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Tax PlanningFederal Budget 2021


This article was reviewed by Chris Singer, CFP®.


Finance Minister Chrystia Freeland tabled the 2021 Federal Budget on April 19, 2021. What’s not in this budget is probably more interesting than what is. No increase in the capital gains inclusion rate, no change to the principal residence exemption, no family wealth tax, no income tax rate increases for individuals or corporations.

Personal Taxes

Here are some of the highlights from the 700 page 2021 proposed budget:

  1. Luxury Tax
    Budget 2021 proposes to introduce a luxury tax, which will come into force on January 1, 2022. This luxury tax would apply to new luxury vehicles and aircraft priced over $100,000 and boats priced over $250,000. This would apply on both purchases (both outright and financed) and leases, with the seller or lessor being responsible for remitting the full amount of the federal tax owing. Further, GST/HST would be applicable to the final sale price, inclusive of the proposed luxury tax. Luxury vehicles include most new passenger vehicles over the threshold amount, but with some carve-outs, such as motorcycles, snowmobiles, and motor homes/RVs.

  2. Old Age Security
    The government proposes to increase the Old Age Security (OAS) benefits for seniors age 75 and older in two ways. First, individuals who will be 75 or over as of June 2022 will receive a one-time payment of $500 in August of this year. Secondly, as of July 2022, OAS payments for pensioners 75 and over will increase by 10 per cent on an ongoing basis. This will provide additional benefits of $766 to full pensioners in the first year and be indexed to inflation going forward.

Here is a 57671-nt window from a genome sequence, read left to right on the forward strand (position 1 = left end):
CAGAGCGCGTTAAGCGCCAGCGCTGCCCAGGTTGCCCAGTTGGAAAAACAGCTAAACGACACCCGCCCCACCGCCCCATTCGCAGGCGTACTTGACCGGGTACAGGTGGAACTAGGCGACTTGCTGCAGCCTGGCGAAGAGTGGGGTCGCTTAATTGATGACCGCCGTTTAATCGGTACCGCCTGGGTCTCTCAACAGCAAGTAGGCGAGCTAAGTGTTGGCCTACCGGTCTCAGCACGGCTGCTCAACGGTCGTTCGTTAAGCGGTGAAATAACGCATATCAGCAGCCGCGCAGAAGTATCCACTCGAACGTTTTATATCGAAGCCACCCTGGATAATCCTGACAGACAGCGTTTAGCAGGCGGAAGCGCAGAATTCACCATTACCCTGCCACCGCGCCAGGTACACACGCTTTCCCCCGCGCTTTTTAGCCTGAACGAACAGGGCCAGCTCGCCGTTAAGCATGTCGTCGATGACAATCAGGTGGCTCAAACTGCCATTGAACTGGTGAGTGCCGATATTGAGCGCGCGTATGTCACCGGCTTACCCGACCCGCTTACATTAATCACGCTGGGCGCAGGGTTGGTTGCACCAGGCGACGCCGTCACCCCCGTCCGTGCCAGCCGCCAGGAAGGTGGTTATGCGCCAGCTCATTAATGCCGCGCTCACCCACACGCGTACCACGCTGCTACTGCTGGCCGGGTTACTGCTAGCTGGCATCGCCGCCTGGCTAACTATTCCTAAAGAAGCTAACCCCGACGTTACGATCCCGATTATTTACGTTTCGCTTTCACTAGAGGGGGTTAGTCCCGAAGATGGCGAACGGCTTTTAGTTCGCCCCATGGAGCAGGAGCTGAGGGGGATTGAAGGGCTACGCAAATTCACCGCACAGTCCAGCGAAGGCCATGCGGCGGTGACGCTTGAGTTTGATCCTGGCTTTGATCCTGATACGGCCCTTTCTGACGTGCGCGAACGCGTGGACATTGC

3. Child Care
    The federal government will work towards the goal of bringing fees for regulated child care down to $10 per day on average within the next five years. Furthermore, by the end of 2022, the government is aiming to achieve a 50 per cent reduction in average fees for regulated early learning and child care to make it more affordable for families. These targets would apply everywhere outside of Quebec, where prices are already affordable through its well-established system.

  4. COVID Benefits
    There have been some extensions made to the Canada Recovery Benefit (CRB) and Canada Recovery Sickness Benefit (CRSB) benefits.

  5. Disability Tax Credit (DTC)
    The Budget proposes to expand the list of mental functions necessary for everyday life to ensure that the eligibility criteria for the DTC is better articulated.

  6. Vacancy Tax
    The Budget proposes a 1 per cent tax on the value of non-resident, non-Canadian-owned residential real estate considered to be vacant or underused. This tax would be levied annually beginning in 2022 and more details are coming. This would be in addition to any Provincial taxes already in place.

Business Taxes

One highlight from the 700 page 2021 proposed budget:

  1. Canada Recovery Hiring Program (CRHP)
    A program for eligible employers that continue to experience qualifying declines in revenues relative to before the pandemic so that they can hire new employees.


One of the takeaways from the budget in 2021 was the following statement: “If you’ve been lucky enough, or smart enough, or hard-working enough, to afford to spend $100,000 on a car, or $250,000 on a boat – congratulations! And thank you for contributing a little bit of that good fortune to help heal the wounds of COVID and invest in our future collective prosperity. Those who can afford to buy luxury goods can afford to pay a bit more.”

Full details are contained in the Budget

Want to read our last article on How Much is Enough?